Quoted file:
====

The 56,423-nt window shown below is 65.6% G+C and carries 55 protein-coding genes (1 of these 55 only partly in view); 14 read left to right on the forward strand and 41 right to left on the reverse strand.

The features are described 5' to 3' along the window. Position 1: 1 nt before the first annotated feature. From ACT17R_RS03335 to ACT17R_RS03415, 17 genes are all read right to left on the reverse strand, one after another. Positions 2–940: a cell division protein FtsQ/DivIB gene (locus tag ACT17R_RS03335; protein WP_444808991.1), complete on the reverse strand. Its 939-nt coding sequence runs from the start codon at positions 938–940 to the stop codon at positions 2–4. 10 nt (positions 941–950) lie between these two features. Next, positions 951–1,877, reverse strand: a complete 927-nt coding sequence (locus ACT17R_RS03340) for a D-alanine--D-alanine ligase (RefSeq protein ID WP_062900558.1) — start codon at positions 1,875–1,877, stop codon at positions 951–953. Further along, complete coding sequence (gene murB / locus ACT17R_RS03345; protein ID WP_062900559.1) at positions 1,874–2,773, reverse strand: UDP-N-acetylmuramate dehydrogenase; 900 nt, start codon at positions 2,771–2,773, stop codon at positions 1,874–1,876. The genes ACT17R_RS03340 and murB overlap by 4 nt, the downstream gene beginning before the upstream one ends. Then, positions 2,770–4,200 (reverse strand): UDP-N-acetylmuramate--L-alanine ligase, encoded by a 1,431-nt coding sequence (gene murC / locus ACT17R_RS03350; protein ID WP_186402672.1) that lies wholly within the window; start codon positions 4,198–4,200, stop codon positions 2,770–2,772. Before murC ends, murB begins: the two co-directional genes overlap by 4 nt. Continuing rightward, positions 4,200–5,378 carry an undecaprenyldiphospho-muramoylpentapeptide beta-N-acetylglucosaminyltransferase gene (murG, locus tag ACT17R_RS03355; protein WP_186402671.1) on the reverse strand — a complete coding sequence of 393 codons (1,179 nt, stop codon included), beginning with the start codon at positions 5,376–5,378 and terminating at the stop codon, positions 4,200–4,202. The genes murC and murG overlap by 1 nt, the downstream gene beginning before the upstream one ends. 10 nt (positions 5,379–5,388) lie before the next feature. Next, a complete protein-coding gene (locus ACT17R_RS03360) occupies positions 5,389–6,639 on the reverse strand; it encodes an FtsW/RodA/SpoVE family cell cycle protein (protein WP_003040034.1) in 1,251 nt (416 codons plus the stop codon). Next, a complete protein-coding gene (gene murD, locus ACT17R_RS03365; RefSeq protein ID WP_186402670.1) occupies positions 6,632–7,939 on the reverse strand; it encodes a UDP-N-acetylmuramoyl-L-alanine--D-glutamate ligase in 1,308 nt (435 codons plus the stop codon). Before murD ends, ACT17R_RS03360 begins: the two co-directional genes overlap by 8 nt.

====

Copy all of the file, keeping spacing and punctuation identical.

The 56,423-nt window shown below is 65.6% G+C and carries 55 protein-coding genes (1 of these 55 only partly in view); 14 read left to right on the forward strand and 41 right to left on the reverse strand.

The features are described 5' to 3' along the window. Position 1: 1 nt before the first annotated feature. From ACT17R_RS03335 to ACT17R_RS03415, 17 genes are all read right to left on the reverse strand, one after another. Positions 2–940: a cell division protein FtsQ/DivIB gene (locus tag ACT17R_RS03335; protein WP_444808991.1), complete on the reverse strand. Its 939-nt coding sequence runs from the start codon at positions 938–940 to the stop codon at positions 2–4. 10 nt (positions 941–950) lie between these two features. Next, positions 951–1,877, reverse strand: a complete 927-nt coding sequence (locus ACT17R_RS03340) for a D-alanine--D-alanine ligase (RefSeq protein ID WP_062900558.1) — start codon at positions 1,875–1,877, stop codon at positions 951–953. Further along, complete coding sequence (gene murB / locus ACT17R_RS03345; protein ID WP_062900559.1) at positions 1,874–2,773, reverse strand: UDP-N-acetylmuramate dehydrogenase; 900 nt, start codon at positions 2,771–2,773, stop codon at positions 1,874–1,876. The genes ACT17R_RS03340 and murB overlap by 4 nt, the downstream gene beginning before the upstream one ends. Then, positions 2,770–4,200 (reverse strand): UDP-N-acetylmuramate--L-alanine ligase, encoded by a 1,431-nt coding sequence (gene murC / locus ACT17R_RS03350; protein ID WP_186402672.1) that lies wholly within the window; start codon positions 4,198–4,200, stop codon positions 2,770–2,772. Before murC ends, murB begins: the two co-directional genes overlap by 4 nt. Continuing rightward, positions 4,200–5,378 carry an undecaprenyldiphospho-muramoylpentapeptide beta-N-acetylglucosaminyltransferase gene (murG, locus tag ACT17R_RS03355; protein WP_186402671.1) on the reverse strand — a complete coding sequence of 393 codons (1,179 nt, stop codon included), beginning with the start codon at positions 5,376–5,378 and terminating at the stop codon, positions 4,200–4,202. The genes murC and murG overlap by 1 nt, the downstream gene beginning before the upstream one ends. 10 nt (positions 5,379–5,388) lie before the next feature. Next, a complete protein-coding gene (locus ACT17R_RS03360) occupies positions 5,389–6,639 on the reverse strand; it encodes an FtsW/RodA/SpoVE family cell cycle protein (protein WP_003040034.1) in 1,251 nt (416 codons plus the stop codon). Next, a complete protein-coding gene (gene murD, locus ACT17R_RS03365; RefSeq protein ID WP_186402670.1) occupies positions 6,632–7,939 on the reverse strand; it encodes a UDP-N-acetylmuramoyl-L-alanine--D-glutamate ligase in 1,308 nt (435 codons plus the stop codon). Before murD ends, ACT17R_RS03360 begins: the two co-directional genes overlap by 8 nt.